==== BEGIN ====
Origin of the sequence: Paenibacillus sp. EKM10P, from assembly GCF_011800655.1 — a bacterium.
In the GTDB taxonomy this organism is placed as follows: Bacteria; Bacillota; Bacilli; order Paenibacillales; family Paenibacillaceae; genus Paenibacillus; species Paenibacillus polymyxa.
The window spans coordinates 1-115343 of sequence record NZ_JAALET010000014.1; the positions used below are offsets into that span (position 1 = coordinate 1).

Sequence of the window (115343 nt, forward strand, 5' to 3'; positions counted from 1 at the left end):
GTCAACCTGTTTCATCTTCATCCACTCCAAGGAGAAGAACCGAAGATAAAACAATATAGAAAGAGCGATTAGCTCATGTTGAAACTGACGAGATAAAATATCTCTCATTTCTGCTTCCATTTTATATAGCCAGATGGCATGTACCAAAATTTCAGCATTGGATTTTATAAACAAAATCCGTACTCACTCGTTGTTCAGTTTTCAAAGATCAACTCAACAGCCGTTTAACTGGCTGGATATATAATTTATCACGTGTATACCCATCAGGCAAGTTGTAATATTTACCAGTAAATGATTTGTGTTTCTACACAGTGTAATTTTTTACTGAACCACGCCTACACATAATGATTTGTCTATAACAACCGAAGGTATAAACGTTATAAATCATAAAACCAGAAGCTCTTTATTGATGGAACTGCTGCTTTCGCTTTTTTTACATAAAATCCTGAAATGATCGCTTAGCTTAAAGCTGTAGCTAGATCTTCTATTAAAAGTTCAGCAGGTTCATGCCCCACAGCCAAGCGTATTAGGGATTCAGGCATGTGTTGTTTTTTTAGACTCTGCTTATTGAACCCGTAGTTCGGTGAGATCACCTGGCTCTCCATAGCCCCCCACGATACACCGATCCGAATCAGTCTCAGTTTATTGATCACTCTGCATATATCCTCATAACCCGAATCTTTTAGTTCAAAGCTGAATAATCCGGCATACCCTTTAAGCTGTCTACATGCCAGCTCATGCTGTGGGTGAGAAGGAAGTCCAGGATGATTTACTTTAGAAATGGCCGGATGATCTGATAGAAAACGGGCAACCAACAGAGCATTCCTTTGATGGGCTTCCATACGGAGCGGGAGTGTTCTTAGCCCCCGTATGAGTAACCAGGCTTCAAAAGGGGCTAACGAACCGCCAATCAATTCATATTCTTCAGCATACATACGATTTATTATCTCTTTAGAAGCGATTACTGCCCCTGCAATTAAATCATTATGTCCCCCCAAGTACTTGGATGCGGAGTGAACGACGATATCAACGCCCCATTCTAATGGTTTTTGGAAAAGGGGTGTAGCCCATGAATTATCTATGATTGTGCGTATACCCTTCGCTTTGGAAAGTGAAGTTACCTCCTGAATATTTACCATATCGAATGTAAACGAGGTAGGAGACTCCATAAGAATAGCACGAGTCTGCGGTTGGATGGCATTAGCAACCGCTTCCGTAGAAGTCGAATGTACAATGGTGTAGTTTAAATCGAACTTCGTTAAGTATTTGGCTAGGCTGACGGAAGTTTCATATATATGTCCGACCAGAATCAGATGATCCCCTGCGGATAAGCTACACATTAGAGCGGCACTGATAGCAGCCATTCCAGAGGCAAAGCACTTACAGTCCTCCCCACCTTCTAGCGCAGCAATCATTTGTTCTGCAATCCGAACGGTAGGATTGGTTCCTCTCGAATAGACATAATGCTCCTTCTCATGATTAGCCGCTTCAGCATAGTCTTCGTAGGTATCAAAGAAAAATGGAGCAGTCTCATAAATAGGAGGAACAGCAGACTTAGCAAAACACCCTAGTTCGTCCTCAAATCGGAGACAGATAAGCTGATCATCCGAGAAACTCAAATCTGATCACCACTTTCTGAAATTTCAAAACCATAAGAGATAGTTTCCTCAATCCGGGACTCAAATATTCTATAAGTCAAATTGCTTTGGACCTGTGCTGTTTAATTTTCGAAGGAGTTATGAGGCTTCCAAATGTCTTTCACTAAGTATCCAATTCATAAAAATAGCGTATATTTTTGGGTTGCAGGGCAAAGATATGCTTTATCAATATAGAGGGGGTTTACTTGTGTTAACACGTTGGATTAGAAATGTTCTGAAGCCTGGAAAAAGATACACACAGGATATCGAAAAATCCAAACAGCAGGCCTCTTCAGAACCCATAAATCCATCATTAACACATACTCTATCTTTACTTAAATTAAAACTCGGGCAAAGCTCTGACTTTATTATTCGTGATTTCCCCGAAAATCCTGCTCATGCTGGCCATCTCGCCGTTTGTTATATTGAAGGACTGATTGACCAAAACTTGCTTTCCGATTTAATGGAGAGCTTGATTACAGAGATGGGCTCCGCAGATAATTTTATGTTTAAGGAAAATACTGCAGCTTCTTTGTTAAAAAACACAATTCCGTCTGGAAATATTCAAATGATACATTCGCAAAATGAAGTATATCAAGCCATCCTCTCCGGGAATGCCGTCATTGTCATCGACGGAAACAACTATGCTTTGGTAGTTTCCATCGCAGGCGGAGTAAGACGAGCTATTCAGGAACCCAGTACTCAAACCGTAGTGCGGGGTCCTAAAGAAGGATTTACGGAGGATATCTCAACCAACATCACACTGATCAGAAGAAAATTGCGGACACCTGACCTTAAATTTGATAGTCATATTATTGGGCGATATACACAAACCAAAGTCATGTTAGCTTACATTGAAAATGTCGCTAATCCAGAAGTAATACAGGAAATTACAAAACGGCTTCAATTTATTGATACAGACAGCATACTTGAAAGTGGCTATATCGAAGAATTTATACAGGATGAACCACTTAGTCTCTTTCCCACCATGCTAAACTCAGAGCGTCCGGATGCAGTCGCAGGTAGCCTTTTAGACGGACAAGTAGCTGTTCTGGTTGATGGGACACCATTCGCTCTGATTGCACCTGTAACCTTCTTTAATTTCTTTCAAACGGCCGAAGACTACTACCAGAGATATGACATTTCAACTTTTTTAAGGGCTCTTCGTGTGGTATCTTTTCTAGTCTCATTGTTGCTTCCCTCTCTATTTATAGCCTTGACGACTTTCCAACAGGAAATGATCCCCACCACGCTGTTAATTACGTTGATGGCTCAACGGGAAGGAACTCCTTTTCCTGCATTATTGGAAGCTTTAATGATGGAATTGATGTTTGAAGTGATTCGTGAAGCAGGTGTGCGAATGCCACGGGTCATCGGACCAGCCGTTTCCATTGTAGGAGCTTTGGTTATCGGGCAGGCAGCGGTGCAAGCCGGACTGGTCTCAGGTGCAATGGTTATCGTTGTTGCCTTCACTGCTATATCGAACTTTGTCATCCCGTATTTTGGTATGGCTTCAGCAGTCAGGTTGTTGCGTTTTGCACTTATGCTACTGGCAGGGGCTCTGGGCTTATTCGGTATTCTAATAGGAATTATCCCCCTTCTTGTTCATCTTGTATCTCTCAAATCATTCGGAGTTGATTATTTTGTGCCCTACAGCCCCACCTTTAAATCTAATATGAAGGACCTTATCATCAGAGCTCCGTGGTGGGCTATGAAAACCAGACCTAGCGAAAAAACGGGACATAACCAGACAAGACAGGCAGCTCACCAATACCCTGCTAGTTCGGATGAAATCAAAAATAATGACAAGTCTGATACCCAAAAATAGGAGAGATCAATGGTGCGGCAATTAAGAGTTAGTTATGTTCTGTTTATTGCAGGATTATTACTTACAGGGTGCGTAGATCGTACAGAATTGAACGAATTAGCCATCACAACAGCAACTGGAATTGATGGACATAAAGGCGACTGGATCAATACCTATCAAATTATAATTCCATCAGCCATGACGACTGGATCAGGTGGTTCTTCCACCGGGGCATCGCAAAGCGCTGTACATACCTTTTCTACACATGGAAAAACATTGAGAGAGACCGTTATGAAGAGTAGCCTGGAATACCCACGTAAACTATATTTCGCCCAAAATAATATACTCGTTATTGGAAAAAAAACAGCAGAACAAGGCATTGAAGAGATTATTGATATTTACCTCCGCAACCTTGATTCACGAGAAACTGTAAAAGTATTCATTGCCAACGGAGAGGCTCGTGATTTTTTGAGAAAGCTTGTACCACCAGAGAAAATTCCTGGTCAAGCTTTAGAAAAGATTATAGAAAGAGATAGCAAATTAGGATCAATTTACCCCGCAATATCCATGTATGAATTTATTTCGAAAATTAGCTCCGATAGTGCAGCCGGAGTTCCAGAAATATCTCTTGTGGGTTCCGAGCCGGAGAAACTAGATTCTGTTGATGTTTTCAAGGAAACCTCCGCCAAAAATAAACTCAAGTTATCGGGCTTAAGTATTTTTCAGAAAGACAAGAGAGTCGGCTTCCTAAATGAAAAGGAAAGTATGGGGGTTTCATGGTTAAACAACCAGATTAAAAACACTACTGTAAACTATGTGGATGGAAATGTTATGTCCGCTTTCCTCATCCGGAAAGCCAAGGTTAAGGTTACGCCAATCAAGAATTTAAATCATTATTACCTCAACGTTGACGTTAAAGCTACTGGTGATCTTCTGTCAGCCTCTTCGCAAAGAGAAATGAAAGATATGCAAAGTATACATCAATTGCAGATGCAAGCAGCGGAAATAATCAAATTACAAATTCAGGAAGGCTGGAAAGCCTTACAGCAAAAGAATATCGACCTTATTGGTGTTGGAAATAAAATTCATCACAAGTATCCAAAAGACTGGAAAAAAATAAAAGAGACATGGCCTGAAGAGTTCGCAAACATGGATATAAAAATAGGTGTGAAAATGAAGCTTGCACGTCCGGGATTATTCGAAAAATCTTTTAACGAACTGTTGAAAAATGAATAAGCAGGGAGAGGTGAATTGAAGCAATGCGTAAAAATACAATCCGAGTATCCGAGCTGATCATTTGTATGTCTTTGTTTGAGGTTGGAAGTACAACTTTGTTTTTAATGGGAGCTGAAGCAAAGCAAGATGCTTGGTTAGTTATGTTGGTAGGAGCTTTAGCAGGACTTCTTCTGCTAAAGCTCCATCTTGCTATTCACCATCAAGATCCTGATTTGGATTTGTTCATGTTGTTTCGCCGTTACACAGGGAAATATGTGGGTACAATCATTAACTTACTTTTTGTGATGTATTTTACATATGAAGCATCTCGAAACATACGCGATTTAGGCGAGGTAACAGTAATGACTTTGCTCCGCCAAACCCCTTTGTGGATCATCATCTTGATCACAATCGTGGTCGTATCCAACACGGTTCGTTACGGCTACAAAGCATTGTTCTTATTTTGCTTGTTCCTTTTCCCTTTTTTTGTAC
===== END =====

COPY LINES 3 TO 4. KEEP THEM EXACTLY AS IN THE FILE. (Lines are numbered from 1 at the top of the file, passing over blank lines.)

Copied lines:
The window spans coordinates 1-115343 of sequence record NZ_JAALET010000014.1; the positions used below are offsets into that span (position 1 = coordinate 1).

Sequence of the window (115343 nt, forward strand, 5' to 3'; positions counted from 1 at the left end):